Medicare is a health insurance program funded by the federal government. It is available to all U.S. citizens aged 65 and older. Medicare is even available to persons younger than 65 with certain health conditions. Medicare can be a huge financial relief to those struggling with the rising costs of healthcare. But it is important to understand how the program works to maximize the benefits your loved one receives.
Medicare benefits are paid for through a combination of payroll taxes and Social Security premiums. These benefits are divided into four different parts:
- Part A is hospital insurance. It helps with the cost of hospitalization, care at a skilled nursing facility, home health care, and some hospice fees. If your loved one or their spouse paid Medicare tax during their employment, they shouldn’t need to pay for Part A. Otherwise, coverage can be purchased for a monthly premium. It is important to note that Medicare typically does not cover the costs of long-term care.
- Part B is medical insurance. It helps with the cost of medical appointments and other outpatient care, such as lab work. It also provides coverage for the costs of home health care and necessary medical equipment. A monthly premium applies. Your loved one does not need to enroll in Part B if they don’t need it. They will be able to opt out of enrollment when they apply for Medicare.
- Part C is called Medicare Advantage. It includes coverage for Parts A and B. It also provides optional prescription drug coverage and coverage for costs that basic Medicare won’t cover. For example, it may help with the costs associated with vision and dental care. Costs are covered through private insurance companies pre-approved by Medicare. A monthly premium applies.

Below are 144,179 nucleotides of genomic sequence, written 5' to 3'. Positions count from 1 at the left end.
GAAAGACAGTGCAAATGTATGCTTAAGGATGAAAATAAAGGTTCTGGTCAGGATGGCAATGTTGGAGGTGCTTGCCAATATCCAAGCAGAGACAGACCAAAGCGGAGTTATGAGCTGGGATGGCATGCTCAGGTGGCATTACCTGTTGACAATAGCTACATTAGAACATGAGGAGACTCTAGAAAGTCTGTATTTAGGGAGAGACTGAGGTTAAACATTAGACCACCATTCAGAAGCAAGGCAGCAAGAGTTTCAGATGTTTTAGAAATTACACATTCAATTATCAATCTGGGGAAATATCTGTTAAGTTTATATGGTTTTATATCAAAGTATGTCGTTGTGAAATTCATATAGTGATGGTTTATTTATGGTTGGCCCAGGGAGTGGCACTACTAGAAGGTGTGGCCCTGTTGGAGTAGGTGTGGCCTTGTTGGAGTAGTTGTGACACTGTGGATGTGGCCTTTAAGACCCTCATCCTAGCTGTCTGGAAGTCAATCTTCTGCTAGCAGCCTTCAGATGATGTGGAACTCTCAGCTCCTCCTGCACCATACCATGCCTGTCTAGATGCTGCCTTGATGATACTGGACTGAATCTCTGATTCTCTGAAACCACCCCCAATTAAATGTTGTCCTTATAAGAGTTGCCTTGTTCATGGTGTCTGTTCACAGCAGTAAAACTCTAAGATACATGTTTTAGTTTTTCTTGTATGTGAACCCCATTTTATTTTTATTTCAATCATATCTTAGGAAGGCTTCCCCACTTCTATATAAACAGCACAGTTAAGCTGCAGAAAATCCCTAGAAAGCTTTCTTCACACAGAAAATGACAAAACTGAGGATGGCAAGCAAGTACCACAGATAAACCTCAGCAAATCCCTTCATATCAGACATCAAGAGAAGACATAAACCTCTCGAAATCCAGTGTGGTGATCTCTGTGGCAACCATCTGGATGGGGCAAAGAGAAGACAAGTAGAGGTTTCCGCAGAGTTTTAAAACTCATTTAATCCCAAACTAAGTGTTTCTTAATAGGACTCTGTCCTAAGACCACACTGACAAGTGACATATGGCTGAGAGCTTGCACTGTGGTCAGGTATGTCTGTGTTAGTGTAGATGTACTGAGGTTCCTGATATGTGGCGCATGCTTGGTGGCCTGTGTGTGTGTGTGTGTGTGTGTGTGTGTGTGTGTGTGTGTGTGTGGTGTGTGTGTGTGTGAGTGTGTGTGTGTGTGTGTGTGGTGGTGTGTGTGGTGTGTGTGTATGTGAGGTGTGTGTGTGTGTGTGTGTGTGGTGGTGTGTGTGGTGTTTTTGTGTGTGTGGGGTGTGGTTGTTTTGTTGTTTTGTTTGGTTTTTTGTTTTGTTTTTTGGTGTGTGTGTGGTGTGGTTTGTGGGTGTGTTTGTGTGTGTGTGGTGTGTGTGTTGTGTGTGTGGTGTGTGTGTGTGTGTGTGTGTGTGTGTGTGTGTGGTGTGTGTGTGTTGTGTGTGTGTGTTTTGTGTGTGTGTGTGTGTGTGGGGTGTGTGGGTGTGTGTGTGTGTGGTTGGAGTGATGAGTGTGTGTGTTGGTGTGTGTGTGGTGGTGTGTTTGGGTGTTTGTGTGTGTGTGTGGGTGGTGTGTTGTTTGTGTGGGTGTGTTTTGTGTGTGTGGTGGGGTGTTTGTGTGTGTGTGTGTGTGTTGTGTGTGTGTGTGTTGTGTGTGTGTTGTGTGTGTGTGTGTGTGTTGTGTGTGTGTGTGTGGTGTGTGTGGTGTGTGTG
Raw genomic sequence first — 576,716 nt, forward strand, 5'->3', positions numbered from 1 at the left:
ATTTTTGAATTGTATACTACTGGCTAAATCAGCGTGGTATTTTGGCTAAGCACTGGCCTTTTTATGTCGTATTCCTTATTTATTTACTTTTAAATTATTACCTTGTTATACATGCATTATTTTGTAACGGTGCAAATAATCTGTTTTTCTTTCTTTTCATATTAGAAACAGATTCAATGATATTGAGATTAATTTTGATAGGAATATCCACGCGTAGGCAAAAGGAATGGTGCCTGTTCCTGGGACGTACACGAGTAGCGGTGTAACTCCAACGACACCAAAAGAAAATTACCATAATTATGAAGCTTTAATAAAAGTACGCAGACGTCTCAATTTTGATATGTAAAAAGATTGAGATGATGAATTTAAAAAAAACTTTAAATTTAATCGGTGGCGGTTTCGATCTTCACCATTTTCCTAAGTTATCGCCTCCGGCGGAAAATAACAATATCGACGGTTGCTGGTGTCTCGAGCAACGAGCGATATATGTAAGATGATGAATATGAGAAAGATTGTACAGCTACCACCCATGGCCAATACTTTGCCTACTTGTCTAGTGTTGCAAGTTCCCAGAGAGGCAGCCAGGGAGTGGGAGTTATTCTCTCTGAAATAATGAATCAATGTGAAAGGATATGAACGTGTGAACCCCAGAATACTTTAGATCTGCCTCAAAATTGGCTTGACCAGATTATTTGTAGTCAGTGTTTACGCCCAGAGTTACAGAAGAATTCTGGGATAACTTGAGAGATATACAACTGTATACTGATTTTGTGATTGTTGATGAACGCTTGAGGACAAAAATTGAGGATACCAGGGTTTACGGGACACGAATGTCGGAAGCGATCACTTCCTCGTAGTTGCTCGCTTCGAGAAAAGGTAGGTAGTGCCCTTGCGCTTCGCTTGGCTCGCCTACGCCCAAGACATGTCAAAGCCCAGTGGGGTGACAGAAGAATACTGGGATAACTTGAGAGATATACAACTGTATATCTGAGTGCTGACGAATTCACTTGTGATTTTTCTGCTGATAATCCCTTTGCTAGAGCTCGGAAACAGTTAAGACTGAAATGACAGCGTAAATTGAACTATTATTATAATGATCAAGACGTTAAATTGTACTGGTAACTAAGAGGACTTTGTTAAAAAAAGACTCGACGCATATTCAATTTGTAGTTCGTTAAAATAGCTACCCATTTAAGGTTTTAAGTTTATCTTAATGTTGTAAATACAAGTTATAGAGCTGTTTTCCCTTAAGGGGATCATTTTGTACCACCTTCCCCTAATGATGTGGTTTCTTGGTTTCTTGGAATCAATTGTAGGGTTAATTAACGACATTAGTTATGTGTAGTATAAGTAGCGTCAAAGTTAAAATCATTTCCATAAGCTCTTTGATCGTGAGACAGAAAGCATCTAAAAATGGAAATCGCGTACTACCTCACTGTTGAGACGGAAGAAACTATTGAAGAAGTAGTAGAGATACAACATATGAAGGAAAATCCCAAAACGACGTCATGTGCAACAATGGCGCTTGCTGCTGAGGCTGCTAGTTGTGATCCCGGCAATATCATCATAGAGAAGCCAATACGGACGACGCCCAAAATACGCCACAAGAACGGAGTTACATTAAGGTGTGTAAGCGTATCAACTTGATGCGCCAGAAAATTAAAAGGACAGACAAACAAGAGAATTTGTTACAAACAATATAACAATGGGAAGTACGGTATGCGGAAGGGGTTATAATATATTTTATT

- Part D is prescription drug coverage. It is also run by approved private insurance companies. You’ll need to choose a coverage plan based on the prescriptions your loved one needs, since different plans cover different drugs. You can then change your plan each year, as your loved one’s needs change. A co-pay set by the insurance company applies to each prescription. Note that if your loved one has a limited income, they may qualify for extra aid for prescription drugs.
The Social Security Administration recommends applying for Medicare three months before your 65th birthday, even if you are not yet receiving retirement benefits. Your loved one can apply for Medicare over the phone or by appointment at a local Social Security office. If Dad is computer savvy, he can even apply online. It takes just a few minutes and he will be able to track the status of his application right from home. After he has enrolled, he will be able to access and manage some of his Medicare benefits online.